5 Ways to Help Children Use Their Whole Brains
By Beth Berkowitz, Psy.D, Director of Children’s Clinical Services and Child Training Institute at JFCS’ Parents Place.
We have all heard about left-brained people and right-brained people before. While it is true that many of us are dominated to some extent by one side or the other, there are ways in which we can help our children find balance.
In the book The Whole Brain Child by Dan Siegel, M.D., and Tina Payne Bryson, Ph.D., the authors offer a goldmine of guidance for parents about how to encourage balance for their children and help them thrive. Drs. Siegel and Bryson speak extensively about a concept they call ‘integration,’ and it’s an idea we can all relate to.
Essentially, our goal should be to assist our kids to integrate the important facilities of each part of their brains, because we all perform at our best when the different parts work together in a coordinated way. For example, when kids become overwhelmed by emotion, they often become dominated by either a wave of chaos on one side or extreme rigidity on the other, which can lead to their being stuck (e.g., tantrums). An integrated brain results in better control of emotions, improved decision making, stronger relationships, and a deeper understanding of ourselves.
When we talk about using our whole brains, we are speaking of left and right hemispheres as well as the ‘upstairs and downstairs’ brains. In a nutshell, the right hemisphere is our emotional brain, and the left hemisphere is the logical brain. The downstairs brain is the more impulsive and primitive brain that is intact at birth, and the upstairs brain develops slowly from birth through late adolescence. It is our upstairs brain that controls our more sophisticated thinking, such as organizing, planning, and decision making. It’s important to be patient with our children as their upstairs brains are developing; as we know, this process does not happen overnight.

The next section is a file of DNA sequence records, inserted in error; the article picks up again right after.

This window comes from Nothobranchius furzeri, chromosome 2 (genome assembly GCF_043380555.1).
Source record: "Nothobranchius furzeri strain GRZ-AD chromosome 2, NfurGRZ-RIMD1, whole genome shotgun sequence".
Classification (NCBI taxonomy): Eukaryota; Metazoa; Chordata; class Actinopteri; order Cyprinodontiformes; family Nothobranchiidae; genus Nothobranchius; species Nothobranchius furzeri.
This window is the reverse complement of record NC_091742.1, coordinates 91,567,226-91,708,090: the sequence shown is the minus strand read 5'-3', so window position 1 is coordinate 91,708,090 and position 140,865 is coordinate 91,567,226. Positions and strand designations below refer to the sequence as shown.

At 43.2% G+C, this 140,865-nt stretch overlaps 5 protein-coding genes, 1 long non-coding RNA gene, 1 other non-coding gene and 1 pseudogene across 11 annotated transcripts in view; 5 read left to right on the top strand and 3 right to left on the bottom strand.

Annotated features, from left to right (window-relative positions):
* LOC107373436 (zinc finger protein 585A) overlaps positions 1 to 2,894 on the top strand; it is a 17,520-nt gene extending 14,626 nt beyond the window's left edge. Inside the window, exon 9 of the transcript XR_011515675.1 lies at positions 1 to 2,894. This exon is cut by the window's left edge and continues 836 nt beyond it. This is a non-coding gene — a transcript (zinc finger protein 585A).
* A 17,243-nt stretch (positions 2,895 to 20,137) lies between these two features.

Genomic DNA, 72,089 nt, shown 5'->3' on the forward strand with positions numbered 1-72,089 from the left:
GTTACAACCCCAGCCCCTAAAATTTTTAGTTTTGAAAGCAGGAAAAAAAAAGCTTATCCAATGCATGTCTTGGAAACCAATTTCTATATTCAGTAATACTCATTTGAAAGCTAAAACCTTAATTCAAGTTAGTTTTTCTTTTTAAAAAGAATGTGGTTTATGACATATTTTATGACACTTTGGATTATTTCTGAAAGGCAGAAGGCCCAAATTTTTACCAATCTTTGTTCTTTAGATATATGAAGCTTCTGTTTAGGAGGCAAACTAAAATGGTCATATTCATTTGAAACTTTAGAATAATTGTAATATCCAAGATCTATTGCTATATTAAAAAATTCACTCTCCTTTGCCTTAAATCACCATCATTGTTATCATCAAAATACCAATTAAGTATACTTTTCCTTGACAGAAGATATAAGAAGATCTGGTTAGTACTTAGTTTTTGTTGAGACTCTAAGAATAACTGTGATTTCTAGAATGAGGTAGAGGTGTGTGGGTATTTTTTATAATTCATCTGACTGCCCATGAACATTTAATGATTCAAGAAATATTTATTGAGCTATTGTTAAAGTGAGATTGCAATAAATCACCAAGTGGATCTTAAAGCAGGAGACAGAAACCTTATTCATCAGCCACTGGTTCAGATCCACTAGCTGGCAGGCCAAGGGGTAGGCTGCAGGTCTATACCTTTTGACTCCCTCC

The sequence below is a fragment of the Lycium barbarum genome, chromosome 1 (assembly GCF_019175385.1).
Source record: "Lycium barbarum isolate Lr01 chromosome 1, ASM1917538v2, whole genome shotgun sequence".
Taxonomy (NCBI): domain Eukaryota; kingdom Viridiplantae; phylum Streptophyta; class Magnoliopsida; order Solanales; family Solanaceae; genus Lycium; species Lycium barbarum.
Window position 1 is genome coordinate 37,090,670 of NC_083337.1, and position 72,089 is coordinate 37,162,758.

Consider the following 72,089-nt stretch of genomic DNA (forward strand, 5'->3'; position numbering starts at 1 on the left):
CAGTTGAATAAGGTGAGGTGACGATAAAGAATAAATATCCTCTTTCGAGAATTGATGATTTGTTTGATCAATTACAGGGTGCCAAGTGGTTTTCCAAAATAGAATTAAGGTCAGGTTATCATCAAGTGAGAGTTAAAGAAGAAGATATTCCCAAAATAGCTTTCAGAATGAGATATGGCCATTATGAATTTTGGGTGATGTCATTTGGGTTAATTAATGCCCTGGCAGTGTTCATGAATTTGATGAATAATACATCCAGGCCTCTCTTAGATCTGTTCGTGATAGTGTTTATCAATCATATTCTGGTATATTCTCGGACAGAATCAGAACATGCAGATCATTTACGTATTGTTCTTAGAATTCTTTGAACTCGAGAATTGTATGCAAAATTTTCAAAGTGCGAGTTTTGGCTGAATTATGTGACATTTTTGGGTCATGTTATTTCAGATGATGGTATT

Here are some ways you can help develop your child’s brain integration:
- Connect emotionally during times of intense duress: stay close to your child; hold them if they allow it; empathize by telling them you can see how upset they feel.
- When they are receptive, help them tell the story of what has upset them. This will help them use their left brain to make sense of their experience and feel in more control again.
- Encourage “upstairs brain” thinking. Ask questions and ask for alternative behaviors, and engage their negotiating skills, if appropriate.
- In times of calm, provide opportunities to help kids make their implicit memories explicit. By narrating past events they can examine their behavior and think about how to make better and more intentional decisions in future situations. Remember this isn’t a time for them to feel shame about old behavior but a time for reflection and change.
- Provide opportunities to play “what would you do?” games where you present them with dilemmas. Try to avoid rescuing them from difficult decisions.
Children’s brains have tremendous capacity for social interaction, and by encouraging them to use their whole brains we can help them harness that. Parents and other important caregivers are in a great position to model positive relationships, which helps create children’s expectations about relationships that will affect and guide them throughout their lives. One of our greatest gifts to our children is to help them develop insight into themselves, as well as empathy for and connection with those around them.
Attend our interactive Parents Place workshop: The “Whole Brain Child” Approach to Parenting: Based on the Work of Dan Siegel, M.D., and Tina Payne Bryson, Ph.D., Wed, Jan. 16, 2019, 7-9 pm, Parents Place Marin.
Beth Berkowitz, Psy.D. is a Licensed Clinical Psychologist and Director of Children’s Clinical Services and Child Training Institute at Parents Place in San Francisco.